[Jessica, Rachel, me, and Christine en route to Staten Island.]

Originally, our group planned to go to Susan E. Wagner High School, which was turned into a shelter, but there was a greater need for us farther inland at the Midland Beach Distribution Center.  After we disembarked the ferry, Valerie relayed this news and told us that running to this location would increase our total mileage from 10-ish to at least 12 miles roundtrip.  No one thought twice about it; we needed to go where we were needed the most.

Leaving the terminal and beginning to run led to an immediate sense of heaviness and desertedness.  There’s no doubt jogging with an extra 5-7 pounds caused this fatigue—which wasn’t that much compared to the 25-pound backpacks others lugged—but as our group headed farther and farther inland, this weight went from physical to emotional.  Trees were ripped from the ground, side streets were still flooded, and homes were completely destroyed.

At one point, we stopped to regroup, and I talked to a resident who asked why we were wearing orange and wondered what we were doing.  After I told him about our group and the initiative at large, he said where we were standing would’ve been the start line of the marathon.  Instead of sleek banners, there was a rack of discarded clothes with a sign:  “Take what you need.”

I don’t know how to articulate this juxtaposition and do it justice; I don’t know how someone could stand at that street and talk to these people and still hold the marathon and have zero guilt.

Eventually, we arrived at the Midland Beach Distribution Center, which spanned an empty parking lot.

At this point, Valerie told us to help in whatever way we could—distributing meals, sharing information, or simply talking to residents.

The girls and I went to the food area, grabbed cups of hot soup and bags of fresh bread, and started walking farther inland.

During the next three hours or so, I didn’t take any pictures.  I’m usually not shy about snapping photos, but yesterday, it felt like an invasion of privacy; these were homes and lives destroyed.  Seeing families faced with the daunting task of cleaning up their homes and rebuilding their lives served as a humbling experience.  These individuals will spend the next days, months, and years dealing with and recovering from Hurricane Sandy’s aftermath.

At 1:30 p.m., our group reassembled and ran back to the ferry.

Even without the extra weight from our backpacks, it was still a heavy run back.  Although I was able to talk to Jessica, Valerie, and Robin about NYC triathloning, I also reflected on how extremely lucky I am:  to be part of the runner/triathlete community, to be unharmed by Hurricane Sandy, and to be able to help others.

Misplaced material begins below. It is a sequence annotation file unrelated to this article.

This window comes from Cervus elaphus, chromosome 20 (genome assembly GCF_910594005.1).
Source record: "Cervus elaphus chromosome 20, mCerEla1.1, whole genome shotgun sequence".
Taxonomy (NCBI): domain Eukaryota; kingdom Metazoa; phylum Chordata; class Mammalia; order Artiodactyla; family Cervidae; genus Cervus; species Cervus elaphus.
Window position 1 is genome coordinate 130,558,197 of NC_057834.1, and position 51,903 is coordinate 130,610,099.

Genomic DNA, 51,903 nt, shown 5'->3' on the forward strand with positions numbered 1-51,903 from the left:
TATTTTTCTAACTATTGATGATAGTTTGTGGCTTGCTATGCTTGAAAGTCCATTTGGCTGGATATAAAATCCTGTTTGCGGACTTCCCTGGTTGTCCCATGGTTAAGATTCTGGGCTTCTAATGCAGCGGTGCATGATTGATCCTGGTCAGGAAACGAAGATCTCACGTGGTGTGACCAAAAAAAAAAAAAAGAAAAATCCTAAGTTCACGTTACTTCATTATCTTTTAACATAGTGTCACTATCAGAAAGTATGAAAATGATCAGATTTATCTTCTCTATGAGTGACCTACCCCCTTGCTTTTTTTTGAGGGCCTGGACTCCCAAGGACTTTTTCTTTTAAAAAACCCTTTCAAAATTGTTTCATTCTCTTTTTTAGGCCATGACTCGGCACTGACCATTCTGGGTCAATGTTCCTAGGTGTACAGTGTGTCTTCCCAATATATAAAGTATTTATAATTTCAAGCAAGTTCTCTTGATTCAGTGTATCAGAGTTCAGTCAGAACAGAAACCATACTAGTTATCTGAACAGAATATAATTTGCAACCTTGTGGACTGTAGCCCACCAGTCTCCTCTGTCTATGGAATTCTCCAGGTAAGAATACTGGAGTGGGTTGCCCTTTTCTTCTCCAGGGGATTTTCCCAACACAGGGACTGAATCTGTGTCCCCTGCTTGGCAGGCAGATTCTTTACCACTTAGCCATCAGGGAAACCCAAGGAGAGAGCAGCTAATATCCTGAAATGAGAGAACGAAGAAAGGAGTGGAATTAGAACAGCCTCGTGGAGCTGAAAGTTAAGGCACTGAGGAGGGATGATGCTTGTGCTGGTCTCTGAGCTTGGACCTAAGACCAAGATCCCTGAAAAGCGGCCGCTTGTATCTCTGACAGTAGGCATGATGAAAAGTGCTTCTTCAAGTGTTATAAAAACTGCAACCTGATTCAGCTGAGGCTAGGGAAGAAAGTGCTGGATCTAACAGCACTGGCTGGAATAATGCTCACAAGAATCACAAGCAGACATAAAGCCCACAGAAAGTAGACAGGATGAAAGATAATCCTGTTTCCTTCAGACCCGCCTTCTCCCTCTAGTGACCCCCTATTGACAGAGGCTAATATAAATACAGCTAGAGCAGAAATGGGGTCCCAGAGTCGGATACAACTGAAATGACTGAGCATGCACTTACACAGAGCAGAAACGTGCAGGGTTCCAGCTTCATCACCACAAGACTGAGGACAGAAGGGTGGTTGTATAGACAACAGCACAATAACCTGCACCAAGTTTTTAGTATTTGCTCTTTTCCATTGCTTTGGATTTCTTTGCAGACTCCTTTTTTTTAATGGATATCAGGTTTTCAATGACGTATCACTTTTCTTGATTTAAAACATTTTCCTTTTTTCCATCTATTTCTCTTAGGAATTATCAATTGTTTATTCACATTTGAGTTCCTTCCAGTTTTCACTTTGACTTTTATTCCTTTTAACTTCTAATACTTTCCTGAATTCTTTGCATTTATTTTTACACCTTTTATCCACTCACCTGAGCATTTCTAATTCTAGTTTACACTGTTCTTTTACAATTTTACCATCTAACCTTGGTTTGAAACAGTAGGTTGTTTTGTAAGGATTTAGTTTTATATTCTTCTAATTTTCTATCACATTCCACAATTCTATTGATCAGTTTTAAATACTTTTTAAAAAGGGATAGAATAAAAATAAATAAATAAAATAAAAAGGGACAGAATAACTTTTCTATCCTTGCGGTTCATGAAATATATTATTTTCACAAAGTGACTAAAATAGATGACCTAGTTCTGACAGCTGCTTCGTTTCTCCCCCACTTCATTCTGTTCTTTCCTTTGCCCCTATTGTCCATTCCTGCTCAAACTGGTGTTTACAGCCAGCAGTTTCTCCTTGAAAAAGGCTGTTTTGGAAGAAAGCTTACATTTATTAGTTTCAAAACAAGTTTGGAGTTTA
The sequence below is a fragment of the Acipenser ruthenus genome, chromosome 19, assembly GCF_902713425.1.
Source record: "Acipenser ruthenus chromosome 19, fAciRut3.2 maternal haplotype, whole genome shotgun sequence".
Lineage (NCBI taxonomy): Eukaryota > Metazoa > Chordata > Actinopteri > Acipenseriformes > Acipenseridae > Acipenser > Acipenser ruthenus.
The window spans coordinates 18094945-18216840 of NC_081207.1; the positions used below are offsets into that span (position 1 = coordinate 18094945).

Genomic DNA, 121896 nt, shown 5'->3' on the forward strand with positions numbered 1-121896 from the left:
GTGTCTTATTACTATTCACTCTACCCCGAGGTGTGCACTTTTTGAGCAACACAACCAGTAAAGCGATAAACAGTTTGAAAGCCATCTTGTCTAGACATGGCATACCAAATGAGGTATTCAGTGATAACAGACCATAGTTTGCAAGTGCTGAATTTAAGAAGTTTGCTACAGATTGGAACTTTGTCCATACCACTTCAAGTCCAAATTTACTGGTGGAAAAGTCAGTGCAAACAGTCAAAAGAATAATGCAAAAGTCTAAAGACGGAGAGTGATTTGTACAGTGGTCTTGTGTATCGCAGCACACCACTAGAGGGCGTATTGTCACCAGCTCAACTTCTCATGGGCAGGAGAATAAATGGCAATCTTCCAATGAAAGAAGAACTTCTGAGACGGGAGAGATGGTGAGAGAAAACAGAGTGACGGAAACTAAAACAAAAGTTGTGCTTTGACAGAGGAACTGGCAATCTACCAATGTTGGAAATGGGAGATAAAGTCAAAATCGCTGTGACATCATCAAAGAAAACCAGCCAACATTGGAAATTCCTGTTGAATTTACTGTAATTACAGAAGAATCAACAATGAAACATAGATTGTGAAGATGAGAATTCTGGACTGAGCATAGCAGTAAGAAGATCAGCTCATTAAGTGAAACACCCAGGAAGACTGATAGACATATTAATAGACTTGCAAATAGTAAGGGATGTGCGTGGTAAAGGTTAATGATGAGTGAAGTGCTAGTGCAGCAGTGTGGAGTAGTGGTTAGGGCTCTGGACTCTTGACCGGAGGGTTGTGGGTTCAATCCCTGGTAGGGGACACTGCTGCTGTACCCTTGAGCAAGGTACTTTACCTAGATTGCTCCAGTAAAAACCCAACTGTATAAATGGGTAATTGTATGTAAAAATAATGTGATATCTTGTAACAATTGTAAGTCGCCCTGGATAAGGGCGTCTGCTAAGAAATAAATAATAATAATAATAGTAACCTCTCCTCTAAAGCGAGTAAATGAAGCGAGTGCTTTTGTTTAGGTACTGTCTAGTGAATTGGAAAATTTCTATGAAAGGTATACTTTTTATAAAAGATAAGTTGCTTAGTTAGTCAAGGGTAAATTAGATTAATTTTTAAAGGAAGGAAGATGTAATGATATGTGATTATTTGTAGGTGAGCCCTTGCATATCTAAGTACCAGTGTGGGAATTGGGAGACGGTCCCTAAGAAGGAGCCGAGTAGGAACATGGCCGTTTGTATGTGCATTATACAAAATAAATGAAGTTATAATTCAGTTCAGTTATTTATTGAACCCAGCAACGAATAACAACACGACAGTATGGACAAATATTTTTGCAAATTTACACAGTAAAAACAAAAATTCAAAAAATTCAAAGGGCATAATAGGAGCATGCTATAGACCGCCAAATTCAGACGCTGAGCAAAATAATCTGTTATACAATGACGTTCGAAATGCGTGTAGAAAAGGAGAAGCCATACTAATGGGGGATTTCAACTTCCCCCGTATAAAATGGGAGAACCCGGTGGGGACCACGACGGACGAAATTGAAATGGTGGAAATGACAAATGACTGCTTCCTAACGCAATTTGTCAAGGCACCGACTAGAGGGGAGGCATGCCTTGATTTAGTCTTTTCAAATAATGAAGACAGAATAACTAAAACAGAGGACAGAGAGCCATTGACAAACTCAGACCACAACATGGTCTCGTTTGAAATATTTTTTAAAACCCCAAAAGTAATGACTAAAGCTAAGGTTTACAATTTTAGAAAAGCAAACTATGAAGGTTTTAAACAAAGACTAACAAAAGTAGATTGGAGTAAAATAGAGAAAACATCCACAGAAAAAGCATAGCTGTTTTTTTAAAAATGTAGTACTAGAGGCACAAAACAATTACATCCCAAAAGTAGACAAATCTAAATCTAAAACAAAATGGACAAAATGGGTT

Hurricane Sandy—Keep on Keepin’ On

Greetings from Starbucks!

(Can we please note the festive cup?  When I camped out here yesterday, Starbucks didn’t hand out these holiday ones.  Maybe Nov. 1 marks the start of winter festivities?  Too soon?)

Friends, thank you so much for your texts, tweets, and comments; I feel so loved and lucky you’re concerned about me and my fellow New York City Hurricane Sandy warriors.  So how are things?  Well, I’m keepin’ on—still no power, but luckily, there’s a vacant apartment in my building that has running water, so my grunginess has been resolved. (City officials say power should be restored Friday, so keep your fingers crossed!) I’ve also been enjoying some romantic candlelight dinners.

Taking food photos hasn’t been a high priority at this point, but I am working on a couple “upbeat” Hurricane Sandy-related posts.  Oh, and my workouts have also fallen to the wayside—Chelsea Piers is closed indefinitely, and I haven’t been running since Monday—so I’m not sure if I’ll do Saturday’s Dash to the Finish Line 5-K.  I hope to run this afternoon, and I plan to make a decision regarding the race Friday night/Saturday morning.  Actually, holding the NYC Marathon has been a hotly debated topic.  Hurricane Sandy successfully destroyed the city’s marathon fever, but according to race officials, Sunday’s 26.2 mile event will go on as planned.  Even though I don’t have power, I still want everyone (who can) to run the marathon.  After all, they’ve trained hard and logged the miles, so as long as the city and course pass safety precautions, I say take on the 26.2 trek!  That being said, though, I think race officials should offer runners the option of transferring their registration to next year (if that’s logistically possible, of course).

Updated to edit:  I just found out Saturday’s NYRR Dash to the Finish Line 5-K has been cancelled.  Race officials want Sunday’s marathon to be their “sole focus,” which is totally understandable.

Given Hurricane Sandy’s damage, would you run a race on Saturday?  How about the marathon on Sunday?